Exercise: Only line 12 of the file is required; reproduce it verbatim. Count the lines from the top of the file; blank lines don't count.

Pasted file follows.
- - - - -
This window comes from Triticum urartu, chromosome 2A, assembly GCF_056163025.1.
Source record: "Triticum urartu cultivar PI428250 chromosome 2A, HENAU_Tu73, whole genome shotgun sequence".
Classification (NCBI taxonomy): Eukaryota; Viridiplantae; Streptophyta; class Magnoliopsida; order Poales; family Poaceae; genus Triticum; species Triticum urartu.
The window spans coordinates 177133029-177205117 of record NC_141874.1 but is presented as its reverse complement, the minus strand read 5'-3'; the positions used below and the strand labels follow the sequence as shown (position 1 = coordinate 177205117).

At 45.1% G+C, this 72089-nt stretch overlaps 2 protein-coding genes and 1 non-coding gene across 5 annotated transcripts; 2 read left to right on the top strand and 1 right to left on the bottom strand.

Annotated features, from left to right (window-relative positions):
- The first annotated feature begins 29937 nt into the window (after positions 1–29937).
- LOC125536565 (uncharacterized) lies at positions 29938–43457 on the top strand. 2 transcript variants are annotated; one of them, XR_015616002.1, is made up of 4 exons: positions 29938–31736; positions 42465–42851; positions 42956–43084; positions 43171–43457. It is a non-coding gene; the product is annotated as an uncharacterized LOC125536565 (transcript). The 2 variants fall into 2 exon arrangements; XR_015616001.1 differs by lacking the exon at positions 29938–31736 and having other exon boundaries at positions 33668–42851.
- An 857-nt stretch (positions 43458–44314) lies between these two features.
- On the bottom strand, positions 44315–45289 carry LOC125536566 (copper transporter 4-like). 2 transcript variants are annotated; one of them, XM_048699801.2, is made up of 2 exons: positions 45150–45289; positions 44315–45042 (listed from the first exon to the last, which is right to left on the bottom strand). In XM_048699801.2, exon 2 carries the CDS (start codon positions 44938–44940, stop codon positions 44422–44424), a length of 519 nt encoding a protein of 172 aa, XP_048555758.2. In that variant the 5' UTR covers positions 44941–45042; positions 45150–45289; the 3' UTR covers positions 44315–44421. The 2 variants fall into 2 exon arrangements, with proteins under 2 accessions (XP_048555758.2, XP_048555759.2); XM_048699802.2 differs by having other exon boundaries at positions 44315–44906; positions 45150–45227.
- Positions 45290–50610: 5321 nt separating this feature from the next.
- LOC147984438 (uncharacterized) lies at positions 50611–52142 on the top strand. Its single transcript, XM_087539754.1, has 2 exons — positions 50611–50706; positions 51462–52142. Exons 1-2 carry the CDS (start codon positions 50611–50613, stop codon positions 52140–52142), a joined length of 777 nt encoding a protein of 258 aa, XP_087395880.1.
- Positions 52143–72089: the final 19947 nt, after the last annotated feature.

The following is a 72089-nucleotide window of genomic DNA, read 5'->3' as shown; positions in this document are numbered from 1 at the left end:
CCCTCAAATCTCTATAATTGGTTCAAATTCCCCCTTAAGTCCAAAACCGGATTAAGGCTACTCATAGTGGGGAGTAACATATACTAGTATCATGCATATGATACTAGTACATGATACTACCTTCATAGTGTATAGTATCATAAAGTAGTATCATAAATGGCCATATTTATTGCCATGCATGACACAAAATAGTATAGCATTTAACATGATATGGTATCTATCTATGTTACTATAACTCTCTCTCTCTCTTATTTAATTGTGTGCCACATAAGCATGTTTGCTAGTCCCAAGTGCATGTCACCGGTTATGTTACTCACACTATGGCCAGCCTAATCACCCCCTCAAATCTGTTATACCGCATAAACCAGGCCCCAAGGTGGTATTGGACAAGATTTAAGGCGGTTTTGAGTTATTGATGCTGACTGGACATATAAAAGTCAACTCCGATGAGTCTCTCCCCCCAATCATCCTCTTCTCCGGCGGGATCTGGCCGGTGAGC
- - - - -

- LOC147984438 (uncharacterized) lies at positions 50611–52142 on the top strand. Its single transcript, XM_087539754.1, has 2 exons — positions 50611–50706; positions 51462–52142. Exons 1-2 carry the CDS (start codon positions 50611–50613, stop codon positions 52140–52142), a joined length of 777 nt encoding a protein of 258 aa, XP_087395880.1.